Fundamentals of Windows Controls
To make your interaction with the computer more useful, the Microsoft Windows operating systems provide various types of objects also called windows. Some of these windows are standard and can be seen in many applications. Some other windows can appear more complex as the companies that develop them are creative. Regardless, there are basic functionalities that most windows share. Therefore, before starting to get creative with the computer, you should be familiar with what is already available and get used to as many features as possible with the computer.
The major categories of what you and I call windows come in four families: A dialog box, a Single Document Interface (SDI), a Multiple Document Interface (MDI), and the Windows Controls. To explore them, we will not necessarily proceed in that order. But we will eventually see all of them as we move along.
Focus is a visual aspect that indicates that a control is ready to receive input from you. Various controls have different ways of expressing that they have received focus.
Button-based controls indicate that they have focus by drawing a dotted rectangle around their text. In the following picture, the button on the right side has focus:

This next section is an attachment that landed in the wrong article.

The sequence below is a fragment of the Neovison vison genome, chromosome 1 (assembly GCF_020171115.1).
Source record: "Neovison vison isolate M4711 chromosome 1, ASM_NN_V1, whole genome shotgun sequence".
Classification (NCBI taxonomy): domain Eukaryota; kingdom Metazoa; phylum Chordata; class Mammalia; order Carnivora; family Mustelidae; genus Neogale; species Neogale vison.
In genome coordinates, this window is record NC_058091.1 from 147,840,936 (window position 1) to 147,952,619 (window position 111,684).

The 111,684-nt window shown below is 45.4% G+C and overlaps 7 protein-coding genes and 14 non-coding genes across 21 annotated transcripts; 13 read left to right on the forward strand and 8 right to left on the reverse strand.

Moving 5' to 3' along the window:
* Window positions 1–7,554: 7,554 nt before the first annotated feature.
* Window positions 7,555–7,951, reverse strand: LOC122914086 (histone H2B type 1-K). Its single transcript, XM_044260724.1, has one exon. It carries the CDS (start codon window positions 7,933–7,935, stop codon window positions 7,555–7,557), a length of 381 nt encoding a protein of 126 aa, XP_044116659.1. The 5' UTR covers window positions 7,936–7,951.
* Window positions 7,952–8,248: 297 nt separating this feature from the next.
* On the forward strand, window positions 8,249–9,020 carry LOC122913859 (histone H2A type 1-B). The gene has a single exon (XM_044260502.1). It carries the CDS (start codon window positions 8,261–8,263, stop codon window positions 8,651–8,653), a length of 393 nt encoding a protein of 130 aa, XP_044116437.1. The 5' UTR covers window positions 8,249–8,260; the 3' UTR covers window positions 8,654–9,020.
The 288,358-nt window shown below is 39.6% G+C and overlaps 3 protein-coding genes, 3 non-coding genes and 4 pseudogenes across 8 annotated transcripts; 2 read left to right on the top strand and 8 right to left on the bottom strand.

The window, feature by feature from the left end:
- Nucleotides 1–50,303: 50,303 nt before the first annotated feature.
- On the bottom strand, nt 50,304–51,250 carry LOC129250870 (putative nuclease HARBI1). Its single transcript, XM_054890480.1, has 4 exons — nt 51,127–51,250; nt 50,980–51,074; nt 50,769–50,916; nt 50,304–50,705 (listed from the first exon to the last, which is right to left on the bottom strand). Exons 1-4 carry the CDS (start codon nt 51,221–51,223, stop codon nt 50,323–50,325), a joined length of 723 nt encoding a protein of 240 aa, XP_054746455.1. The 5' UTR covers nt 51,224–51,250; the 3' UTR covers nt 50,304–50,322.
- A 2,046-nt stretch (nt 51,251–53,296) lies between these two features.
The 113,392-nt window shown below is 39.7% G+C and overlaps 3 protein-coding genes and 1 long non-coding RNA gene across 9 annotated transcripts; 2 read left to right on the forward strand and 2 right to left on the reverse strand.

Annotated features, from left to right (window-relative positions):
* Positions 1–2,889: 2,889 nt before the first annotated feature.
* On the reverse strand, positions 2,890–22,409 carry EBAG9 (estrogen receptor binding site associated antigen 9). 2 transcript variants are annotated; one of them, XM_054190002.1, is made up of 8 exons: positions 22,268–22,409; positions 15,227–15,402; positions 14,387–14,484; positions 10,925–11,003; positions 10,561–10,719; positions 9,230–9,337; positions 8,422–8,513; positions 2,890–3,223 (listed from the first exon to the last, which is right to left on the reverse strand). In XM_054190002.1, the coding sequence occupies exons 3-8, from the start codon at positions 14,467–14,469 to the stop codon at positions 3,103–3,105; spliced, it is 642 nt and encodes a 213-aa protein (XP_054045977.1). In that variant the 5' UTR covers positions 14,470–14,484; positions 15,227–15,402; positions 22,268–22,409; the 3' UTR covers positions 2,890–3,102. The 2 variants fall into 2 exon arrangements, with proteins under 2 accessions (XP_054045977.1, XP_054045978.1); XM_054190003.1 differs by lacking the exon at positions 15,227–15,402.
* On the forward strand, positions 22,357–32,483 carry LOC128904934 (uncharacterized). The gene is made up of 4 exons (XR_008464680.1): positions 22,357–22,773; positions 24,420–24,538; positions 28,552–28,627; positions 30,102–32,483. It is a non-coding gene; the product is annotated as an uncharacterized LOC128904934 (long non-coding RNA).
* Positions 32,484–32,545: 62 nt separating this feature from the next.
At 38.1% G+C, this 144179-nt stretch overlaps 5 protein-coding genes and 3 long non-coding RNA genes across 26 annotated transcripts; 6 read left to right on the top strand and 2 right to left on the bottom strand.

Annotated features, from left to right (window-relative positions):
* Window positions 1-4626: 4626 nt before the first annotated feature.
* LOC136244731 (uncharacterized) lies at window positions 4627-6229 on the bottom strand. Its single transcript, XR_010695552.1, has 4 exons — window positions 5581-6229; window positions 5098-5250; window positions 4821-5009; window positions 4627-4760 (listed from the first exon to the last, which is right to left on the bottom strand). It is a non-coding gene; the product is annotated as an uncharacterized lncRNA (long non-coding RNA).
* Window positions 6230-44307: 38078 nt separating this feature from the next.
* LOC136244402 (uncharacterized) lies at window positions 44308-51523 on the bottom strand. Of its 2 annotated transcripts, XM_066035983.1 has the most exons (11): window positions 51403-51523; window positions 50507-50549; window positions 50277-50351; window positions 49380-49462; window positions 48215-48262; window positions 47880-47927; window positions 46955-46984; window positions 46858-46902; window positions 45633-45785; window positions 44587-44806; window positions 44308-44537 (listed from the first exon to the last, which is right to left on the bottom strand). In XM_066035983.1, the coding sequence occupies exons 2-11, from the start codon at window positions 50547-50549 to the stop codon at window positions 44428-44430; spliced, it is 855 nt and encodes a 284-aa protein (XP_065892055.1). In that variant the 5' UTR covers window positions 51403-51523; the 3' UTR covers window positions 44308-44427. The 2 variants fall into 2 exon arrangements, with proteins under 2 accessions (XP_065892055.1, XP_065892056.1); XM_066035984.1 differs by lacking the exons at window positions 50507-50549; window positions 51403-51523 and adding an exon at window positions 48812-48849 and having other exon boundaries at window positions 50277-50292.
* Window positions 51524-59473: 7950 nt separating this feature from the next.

A text-based control indicates that it has focus by displaying a blinking cursor. A list-based control indicates that it has focus when one of its items has a surrounding dotted rectangle. Here is an example:
To give focus to a control, you can click it. Alternatively, if the focus is already on one of the controls, to give focus to a particular control, you can press Tab continuously until the control shows that it has focus. On a browser, if you press Tab continuously, the focus would move from one link or control to another. This means that a link on a web page can receive focus as if it were a control.
A Dialog Box is a square or rectangular window whose main role is to carry, hold, or host, other windows:
By itself, a dialog box means nothing. The other objects displayed on it define its role. Like a dialog box, the types of objects whose role is to host other objects are called containers. Therefore, the primary role of a dialog box is as a container. Displaying a dialog box depends on the instructions you are given.
A dialog box is made of two main sections. On top, it displays rectangular colored section called the title bar. The left side of the title bar displays a sentence as the title of the dialog box. This group of words is also called the caption. Each dialog box is called by its title. Therefore, if the title displays Employees Registration, then the dialog box is called The Employees Registration Dialog Box. We will use the same naming convention in our lessons.